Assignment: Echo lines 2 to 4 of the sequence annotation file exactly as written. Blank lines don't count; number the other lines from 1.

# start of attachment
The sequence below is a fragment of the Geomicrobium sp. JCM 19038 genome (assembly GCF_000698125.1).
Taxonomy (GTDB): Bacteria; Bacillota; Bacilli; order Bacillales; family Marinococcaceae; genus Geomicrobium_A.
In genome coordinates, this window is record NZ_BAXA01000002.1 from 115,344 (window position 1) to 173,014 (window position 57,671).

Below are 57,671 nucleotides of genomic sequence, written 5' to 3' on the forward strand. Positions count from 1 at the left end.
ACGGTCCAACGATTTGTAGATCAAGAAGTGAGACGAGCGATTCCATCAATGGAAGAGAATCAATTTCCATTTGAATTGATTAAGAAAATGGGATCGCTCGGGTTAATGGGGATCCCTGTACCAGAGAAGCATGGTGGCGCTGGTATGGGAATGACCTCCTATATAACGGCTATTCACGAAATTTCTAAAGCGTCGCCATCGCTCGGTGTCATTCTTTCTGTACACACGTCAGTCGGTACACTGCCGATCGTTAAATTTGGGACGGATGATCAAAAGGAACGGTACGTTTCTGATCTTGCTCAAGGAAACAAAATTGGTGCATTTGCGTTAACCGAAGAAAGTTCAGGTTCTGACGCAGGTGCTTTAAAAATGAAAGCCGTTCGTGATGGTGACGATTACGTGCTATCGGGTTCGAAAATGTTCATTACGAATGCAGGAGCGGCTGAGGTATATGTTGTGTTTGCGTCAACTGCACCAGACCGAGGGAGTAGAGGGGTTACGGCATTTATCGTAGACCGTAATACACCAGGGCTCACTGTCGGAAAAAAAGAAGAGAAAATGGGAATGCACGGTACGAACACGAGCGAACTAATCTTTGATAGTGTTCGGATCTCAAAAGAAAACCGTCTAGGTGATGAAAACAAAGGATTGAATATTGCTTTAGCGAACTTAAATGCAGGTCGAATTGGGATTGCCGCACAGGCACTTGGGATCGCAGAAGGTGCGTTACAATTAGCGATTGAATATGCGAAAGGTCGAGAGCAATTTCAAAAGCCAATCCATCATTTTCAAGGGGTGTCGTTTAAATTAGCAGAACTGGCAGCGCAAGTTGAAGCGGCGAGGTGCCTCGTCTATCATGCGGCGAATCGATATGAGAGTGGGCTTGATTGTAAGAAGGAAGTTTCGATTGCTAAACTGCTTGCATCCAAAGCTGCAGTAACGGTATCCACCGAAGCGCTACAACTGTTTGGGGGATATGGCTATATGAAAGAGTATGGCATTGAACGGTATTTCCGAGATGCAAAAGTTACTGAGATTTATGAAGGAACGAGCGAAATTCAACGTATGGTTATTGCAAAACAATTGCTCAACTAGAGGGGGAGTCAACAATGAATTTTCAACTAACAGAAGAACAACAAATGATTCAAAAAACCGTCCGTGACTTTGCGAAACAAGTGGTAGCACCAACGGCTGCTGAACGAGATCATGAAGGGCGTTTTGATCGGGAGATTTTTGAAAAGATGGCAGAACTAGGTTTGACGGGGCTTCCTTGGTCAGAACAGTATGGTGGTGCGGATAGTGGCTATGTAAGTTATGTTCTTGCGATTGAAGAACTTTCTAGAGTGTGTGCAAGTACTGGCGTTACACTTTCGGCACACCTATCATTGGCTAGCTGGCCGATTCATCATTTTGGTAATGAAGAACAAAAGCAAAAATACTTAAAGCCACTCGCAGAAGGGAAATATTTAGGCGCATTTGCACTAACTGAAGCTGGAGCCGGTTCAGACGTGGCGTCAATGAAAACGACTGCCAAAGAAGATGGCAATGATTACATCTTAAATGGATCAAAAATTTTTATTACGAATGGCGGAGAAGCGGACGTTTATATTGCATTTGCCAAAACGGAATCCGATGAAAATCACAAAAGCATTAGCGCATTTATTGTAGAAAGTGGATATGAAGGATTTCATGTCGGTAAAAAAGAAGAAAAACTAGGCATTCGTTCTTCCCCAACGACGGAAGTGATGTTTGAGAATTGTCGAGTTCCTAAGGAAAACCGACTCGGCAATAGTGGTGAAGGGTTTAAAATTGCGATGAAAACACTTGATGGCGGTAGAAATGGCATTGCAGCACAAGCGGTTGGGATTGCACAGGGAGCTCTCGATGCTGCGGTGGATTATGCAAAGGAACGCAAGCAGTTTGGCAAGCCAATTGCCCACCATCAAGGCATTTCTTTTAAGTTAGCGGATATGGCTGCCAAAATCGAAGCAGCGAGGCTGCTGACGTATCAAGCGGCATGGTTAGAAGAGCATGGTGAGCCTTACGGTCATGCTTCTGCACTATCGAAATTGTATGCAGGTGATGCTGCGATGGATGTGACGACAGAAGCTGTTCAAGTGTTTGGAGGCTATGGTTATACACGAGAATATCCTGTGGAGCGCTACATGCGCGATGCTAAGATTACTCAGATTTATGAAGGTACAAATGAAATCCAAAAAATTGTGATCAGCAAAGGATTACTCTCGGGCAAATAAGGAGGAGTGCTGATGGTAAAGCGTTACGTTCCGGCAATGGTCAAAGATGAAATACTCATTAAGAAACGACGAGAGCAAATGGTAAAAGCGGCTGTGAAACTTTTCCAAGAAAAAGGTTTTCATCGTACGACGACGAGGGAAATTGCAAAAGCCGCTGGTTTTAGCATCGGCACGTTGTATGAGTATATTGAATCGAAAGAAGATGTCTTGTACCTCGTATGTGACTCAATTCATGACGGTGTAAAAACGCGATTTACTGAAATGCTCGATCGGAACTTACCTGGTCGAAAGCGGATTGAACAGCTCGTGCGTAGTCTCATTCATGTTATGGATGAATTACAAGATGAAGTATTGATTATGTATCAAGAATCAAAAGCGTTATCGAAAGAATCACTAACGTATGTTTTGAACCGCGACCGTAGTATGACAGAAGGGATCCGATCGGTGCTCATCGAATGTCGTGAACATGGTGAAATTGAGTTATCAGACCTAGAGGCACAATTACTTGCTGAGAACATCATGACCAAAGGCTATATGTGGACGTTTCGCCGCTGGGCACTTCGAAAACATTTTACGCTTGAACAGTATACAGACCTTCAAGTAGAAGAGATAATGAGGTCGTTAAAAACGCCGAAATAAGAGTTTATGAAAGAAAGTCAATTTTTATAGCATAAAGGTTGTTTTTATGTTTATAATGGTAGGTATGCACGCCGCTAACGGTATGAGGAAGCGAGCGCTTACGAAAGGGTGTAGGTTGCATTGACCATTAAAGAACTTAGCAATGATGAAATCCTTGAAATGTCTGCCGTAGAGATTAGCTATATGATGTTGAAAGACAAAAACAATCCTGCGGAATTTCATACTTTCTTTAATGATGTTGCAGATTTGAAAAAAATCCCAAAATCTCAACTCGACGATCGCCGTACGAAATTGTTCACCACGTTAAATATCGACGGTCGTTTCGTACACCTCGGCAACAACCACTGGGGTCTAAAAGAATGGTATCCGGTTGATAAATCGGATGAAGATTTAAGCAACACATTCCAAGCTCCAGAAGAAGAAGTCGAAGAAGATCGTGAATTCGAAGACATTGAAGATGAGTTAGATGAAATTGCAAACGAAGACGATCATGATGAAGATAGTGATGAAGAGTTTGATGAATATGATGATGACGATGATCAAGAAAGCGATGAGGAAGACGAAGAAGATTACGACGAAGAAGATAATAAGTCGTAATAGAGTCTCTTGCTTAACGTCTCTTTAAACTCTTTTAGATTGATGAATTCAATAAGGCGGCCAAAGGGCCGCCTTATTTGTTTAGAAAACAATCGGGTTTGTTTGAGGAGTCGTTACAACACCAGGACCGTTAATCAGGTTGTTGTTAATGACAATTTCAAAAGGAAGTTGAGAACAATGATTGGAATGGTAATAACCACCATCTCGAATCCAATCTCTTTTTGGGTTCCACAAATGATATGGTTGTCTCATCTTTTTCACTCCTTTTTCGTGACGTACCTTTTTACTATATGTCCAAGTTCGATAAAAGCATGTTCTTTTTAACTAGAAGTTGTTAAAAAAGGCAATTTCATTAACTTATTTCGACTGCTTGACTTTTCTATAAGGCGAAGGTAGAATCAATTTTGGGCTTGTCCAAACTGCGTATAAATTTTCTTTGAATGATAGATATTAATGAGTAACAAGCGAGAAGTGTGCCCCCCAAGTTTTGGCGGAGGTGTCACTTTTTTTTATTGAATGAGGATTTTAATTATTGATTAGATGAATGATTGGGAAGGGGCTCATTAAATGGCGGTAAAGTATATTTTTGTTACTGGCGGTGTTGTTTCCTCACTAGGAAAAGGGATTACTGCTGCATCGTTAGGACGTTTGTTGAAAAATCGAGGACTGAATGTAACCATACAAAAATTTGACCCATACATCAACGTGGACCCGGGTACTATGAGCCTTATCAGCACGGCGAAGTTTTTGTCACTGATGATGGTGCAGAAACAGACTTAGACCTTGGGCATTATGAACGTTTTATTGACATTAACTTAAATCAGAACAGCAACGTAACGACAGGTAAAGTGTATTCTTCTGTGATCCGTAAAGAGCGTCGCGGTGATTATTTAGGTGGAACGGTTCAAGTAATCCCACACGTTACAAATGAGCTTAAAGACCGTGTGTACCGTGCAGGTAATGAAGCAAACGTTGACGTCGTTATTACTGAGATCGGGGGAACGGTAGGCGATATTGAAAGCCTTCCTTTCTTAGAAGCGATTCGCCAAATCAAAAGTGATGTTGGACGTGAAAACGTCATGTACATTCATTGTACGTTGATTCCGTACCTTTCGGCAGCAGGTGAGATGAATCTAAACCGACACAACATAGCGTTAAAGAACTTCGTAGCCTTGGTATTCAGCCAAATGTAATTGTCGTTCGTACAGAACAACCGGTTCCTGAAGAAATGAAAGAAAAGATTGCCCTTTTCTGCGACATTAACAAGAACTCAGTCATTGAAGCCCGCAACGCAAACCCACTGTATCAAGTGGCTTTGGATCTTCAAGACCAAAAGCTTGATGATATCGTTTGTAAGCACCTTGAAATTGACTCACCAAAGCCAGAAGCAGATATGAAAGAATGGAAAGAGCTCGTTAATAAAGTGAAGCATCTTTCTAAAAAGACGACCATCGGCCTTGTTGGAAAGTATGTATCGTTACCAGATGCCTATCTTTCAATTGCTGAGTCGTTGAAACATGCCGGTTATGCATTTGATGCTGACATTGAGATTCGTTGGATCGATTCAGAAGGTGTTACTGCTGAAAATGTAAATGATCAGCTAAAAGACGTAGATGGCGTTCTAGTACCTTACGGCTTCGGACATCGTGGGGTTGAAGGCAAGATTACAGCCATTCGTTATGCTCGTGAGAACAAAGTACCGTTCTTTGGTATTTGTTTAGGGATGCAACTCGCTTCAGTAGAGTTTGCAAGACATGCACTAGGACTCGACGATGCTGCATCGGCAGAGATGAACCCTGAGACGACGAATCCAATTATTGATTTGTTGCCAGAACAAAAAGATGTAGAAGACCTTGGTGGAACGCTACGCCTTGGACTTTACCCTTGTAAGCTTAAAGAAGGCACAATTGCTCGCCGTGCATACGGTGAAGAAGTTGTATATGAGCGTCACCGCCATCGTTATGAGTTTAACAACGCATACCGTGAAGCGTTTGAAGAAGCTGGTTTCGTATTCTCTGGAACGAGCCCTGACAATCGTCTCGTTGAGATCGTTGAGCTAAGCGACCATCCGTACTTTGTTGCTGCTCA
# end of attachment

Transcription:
Taxonomy (GTDB): Bacteria; Bacillota; Bacilli; order Bacillales; family Marinococcaceae; genus Geomicrobium_A.
In genome coordinates, this window is record NZ_BAXA01000002.1 from 115,344 (window position 1) to 173,014 (window position 57,671).

Below are 57,671 nucleotides of genomic sequence, written 5' to 3' on the forward strand. Positions count from 1 at the left end.